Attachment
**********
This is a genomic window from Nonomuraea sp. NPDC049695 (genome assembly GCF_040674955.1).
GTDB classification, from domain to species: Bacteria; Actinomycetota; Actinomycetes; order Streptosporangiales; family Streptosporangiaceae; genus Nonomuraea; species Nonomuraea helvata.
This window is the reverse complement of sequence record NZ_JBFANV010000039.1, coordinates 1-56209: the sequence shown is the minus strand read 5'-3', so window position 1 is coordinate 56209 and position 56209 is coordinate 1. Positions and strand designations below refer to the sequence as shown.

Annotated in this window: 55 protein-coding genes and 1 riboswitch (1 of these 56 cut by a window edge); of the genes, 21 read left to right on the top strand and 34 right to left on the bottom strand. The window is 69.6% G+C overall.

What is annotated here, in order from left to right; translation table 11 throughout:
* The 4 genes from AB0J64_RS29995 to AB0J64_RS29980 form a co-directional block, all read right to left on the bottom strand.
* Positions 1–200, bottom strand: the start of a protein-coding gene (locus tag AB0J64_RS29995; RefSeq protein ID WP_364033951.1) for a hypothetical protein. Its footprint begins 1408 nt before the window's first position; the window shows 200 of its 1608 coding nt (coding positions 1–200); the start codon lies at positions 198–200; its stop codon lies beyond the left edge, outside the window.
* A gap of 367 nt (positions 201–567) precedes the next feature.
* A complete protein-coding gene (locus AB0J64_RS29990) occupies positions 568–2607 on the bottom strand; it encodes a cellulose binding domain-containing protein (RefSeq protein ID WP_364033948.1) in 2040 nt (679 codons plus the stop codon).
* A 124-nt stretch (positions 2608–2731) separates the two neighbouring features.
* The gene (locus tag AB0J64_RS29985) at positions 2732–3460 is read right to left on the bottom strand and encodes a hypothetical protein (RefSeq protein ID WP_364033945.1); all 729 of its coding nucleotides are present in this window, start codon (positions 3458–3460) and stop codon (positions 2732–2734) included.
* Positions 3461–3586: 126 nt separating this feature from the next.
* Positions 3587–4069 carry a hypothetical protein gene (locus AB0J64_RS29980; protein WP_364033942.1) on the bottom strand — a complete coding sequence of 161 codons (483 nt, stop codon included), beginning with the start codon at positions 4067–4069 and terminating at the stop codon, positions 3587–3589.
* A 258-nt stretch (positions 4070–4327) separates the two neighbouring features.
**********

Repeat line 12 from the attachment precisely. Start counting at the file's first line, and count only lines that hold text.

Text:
* Positions 3461–3586: 126 nt separating this feature from the next.